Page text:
In this knowledge, which, as contemplation and deliberation, is the distance of eternity away from time and actuality, there is indeed truth, and the knower can understand this truth, but he cannot understand himself. It is true that without this knowledge a person’s life is more or less thoughtless, but it is also true that this knowledge, because it is in the spurious eternity of the imagination, develops double-mindedness if it is not slowly and honestly earned through the will’s purity.

Steere got “Overveielse” wrong and the Hongs got it right. “Overveielse” is deliberation, not reflection. So that’s one for the Hongs. Unfortunately, the Hongs bizarrely interpolate “presumably” in the passage. There is nothing in the Danish that corresponds to it. The Hongs also erroneously translate “for” in “for Indbildning” as “for.” The Danish “for” is a preposition and prepositions are notoriously difficult to translate. Hell, they’re difficult even in one’s native tongue. I have a book of English prepositional phrases that I used almost constantly when I worked as a translator for the translation center at the University of Copenhagen. Anyway, the Danish “for” generally means “to,” but can also mean “too,” as in “det er for meget” (that is too much), and sometimes “for” as in “for tiden” (for the time being). It clearly doesn’t mean “for” here, however, because the “spurious eternity” in question is that of thought. That is, a person’s knowledge of the good is not presented to the imagination in some inexplicable counterfeit or spurious eternity. The spurious eternity is that of the imagination, or thought, itself. Thought, dealing as it does according to Kierkegaard, with abstract entities, has a kind of Platonic eternality to it. And yet, this is misleading, according to Kierkegaard, because all thought is some particular individual’s thought. A person can’t climb, so to speak, into eternity through thought, according to Kierkegaard, but only through faith.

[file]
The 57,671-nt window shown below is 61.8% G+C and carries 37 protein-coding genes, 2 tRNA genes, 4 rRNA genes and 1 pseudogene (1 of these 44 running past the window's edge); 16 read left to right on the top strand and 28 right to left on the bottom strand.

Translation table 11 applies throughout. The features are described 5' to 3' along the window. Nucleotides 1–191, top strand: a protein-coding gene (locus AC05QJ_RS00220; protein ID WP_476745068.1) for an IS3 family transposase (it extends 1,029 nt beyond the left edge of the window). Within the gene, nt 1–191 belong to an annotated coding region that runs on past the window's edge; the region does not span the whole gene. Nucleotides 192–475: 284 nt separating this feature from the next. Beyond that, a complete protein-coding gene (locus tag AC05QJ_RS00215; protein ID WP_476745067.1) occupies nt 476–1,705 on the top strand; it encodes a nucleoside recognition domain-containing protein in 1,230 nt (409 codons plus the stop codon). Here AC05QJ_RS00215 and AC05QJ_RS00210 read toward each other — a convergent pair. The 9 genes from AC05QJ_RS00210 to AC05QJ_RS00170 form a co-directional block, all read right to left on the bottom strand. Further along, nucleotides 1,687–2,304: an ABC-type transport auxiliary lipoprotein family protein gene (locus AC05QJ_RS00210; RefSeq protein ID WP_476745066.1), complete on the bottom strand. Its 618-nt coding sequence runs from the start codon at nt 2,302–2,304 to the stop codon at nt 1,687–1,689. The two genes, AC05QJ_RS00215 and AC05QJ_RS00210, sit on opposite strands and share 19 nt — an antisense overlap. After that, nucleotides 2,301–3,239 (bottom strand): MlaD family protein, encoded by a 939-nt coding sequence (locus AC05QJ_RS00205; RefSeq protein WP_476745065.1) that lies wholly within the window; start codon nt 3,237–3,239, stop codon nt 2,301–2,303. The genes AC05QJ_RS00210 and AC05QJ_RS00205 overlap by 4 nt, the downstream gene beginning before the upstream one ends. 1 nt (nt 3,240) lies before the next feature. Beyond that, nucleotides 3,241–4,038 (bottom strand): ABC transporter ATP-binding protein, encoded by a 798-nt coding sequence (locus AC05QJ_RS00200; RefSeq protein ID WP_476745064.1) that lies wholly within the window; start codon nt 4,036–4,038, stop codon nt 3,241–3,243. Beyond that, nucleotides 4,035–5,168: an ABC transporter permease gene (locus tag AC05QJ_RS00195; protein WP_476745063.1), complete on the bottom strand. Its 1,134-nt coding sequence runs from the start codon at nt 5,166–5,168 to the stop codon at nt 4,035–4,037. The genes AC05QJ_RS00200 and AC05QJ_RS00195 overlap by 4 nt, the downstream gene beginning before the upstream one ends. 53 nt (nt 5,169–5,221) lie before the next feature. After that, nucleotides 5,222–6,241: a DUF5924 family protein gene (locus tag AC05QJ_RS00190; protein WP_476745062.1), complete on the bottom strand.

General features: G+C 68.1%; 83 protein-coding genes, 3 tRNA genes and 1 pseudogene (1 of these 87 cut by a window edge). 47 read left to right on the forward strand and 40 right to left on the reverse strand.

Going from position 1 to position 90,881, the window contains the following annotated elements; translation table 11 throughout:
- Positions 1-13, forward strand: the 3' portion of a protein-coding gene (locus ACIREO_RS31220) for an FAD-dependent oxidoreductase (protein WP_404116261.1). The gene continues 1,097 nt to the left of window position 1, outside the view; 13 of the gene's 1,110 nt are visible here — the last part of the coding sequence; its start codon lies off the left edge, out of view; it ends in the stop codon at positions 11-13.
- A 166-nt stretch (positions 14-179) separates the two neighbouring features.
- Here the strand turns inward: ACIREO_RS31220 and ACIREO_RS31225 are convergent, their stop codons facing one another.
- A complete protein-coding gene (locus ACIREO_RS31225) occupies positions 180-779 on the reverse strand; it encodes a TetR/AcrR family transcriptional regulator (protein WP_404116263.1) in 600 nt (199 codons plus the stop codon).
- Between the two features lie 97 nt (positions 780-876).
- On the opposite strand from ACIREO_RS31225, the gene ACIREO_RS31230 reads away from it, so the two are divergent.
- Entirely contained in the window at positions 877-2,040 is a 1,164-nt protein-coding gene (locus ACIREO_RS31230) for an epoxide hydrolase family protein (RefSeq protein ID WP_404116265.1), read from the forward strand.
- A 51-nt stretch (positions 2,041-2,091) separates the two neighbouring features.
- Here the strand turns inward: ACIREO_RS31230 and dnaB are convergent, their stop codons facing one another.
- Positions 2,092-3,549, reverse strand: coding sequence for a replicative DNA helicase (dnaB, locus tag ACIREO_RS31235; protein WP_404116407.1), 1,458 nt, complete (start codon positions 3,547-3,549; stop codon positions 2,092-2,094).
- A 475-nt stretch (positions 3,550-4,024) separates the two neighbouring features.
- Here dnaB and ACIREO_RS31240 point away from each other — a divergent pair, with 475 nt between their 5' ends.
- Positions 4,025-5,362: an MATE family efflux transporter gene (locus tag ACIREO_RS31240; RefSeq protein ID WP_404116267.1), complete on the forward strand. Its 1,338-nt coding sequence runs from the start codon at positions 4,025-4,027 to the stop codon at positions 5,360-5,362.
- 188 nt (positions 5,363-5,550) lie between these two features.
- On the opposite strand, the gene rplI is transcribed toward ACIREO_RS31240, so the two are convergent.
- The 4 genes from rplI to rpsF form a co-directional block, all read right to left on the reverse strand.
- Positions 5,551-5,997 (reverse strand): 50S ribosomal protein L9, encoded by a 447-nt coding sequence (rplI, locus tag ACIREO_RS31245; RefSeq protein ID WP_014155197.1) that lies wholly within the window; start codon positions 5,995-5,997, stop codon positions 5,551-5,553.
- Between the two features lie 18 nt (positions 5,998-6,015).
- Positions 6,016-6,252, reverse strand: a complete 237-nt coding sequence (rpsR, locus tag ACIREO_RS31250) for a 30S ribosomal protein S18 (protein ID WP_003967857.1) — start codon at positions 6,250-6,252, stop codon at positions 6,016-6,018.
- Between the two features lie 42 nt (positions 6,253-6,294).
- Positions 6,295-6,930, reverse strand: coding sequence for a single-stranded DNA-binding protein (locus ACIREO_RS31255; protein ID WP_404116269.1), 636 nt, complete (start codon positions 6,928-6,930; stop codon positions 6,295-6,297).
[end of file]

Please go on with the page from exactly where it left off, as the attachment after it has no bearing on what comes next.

There are lots of legitimate choices for a translator too make, here, however. Steere sticks more closely to the Danish in translating “vist” as “certain,” whereas the Hongs translate it as “true.” I think the latter translation is defensible, however, and that the resultant text reads a little more naturally. “Counterfeit” is just as good as “spurious,” but I prefer the latter for stylistic reasons. This little passage should give you, the reader, a good idea, however, of just how difficult and confusing translating can be.

Speaking of how difficult translation can be, I will soon put up a post comparing a passage from my translation of Repetition with the Hongs’ translation. I’m particularly proud of how I handled this little passage because, as I will endeavor to make clear, it was REALLY difficult to translate!